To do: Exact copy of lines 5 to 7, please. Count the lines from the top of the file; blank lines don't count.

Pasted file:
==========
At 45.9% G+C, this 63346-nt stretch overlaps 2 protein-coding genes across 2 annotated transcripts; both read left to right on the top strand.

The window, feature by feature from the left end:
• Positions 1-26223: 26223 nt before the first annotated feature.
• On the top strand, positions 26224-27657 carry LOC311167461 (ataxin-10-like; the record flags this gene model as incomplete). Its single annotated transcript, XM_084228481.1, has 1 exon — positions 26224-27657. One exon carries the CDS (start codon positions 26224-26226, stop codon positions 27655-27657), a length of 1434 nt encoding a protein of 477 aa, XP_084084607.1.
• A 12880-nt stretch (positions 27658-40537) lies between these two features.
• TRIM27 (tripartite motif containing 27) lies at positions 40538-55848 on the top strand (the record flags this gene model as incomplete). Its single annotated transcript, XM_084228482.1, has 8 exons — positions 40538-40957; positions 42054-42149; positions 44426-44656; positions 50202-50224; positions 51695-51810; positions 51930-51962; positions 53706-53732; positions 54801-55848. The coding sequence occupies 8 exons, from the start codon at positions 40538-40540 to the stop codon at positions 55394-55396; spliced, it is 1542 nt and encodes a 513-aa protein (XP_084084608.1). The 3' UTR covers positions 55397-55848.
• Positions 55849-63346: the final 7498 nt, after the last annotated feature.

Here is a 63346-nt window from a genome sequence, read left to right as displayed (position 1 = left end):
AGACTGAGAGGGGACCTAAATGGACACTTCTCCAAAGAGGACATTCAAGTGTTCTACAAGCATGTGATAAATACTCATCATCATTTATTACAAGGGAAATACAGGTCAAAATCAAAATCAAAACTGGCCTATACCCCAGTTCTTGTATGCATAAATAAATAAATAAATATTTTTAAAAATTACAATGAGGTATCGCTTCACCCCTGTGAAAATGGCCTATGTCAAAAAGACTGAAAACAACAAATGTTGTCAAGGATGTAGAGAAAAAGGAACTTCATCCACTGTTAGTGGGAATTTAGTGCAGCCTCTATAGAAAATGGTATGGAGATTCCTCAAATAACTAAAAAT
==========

• A 12880-nt stretch (positions 27658-40537) lies between these two features.
• TRIM27 (tripartite motif containing 27) lies at positions 40538-55848 on the top strand (the record flags this gene model as incomplete). Its single annotated transcript, XM_084228482.1, has 8 exons — positions 40538-40957; positions 42054-42149; positions 44426-44656; positions 50202-50224; positions 51695-51810; positions 51930-51962; positions 53706-53732; positions 54801-55848. The coding sequence occupies 8 exons, from the start codon at positions 40538-40540 to the stop codon at positions 55394-55396; spliced, it is 1542 nt and encodes a 513-aa protein (XP_084084608.1). The 3' UTR covers positions 55397-55848.
• Positions 55849-63346: the final 7498 nt, after the last annotated feature.